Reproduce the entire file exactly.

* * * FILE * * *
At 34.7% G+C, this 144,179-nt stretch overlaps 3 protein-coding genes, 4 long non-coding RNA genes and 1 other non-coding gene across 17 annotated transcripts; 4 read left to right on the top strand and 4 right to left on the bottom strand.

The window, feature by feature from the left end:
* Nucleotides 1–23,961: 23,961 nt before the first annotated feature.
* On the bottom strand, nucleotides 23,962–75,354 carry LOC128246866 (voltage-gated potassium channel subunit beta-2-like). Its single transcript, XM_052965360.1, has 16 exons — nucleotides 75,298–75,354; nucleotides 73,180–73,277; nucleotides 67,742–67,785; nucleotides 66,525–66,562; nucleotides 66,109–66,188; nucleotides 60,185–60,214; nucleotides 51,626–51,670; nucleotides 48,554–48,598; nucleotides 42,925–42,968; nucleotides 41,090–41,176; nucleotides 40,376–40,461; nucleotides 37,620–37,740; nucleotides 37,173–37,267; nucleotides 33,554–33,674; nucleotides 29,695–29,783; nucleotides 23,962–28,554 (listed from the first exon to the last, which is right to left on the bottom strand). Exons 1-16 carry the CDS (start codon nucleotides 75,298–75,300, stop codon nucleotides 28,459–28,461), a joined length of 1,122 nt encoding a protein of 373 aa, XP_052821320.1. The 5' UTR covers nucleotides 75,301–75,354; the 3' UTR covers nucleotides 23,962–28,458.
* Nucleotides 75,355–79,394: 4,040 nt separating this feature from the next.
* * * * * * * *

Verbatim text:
At 34.7% G+C, this 144,179-nt stretch overlaps 3 protein-coding genes, 4 long non-coding RNA genes and 1 other non-coding gene across 17 annotated transcripts; 4 read left to right on the top strand and 4 right to left on the bottom strand.

The window, feature by feature from the left end:
* Nucleotides 1–23,961: 23,961 nt before the first annotated feature.
* On the bottom strand, nucleotides 23,962–75,354 carry LOC128246866 (voltage-gated potassium channel subunit beta-2-like). Its single transcript, XM_052965360.1, has 16 exons — nucleotides 75,298–75,354; nucleotides 73,180–73,277; nucleotides 67,742–67,785; nucleotides 66,525–66,562; nucleotides 66,109–66,188; nucleotides 60,185–60,214; nucleotides 51,626–51,670; nucleotides 48,554–48,598; nucleotides 42,925–42,968; nucleotides 41,090–41,176; nucleotides 40,376–40,461; nucleotides 37,620–37,740; nucleotides 37,173–37,267; nucleotides 33,554–33,674; nucleotides 29,695–29,783; nucleotides 23,962–28,554 (listed from the first exon to the last, which is right to left on the bottom strand). Exons 1-16 carry the CDS (start codon nucleotides 75,298–75,300, stop codon nucleotides 28,459–28,461), a joined length of 1,122 nt encoding a protein of 373 aa, XP_052821320.1. The 5' UTR covers nucleotides 75,301–75,354; the 3' UTR covers nucleotides 23,962–28,458.
* Nucleotides 75,355–79,394: 4,040 nt separating this feature from the next.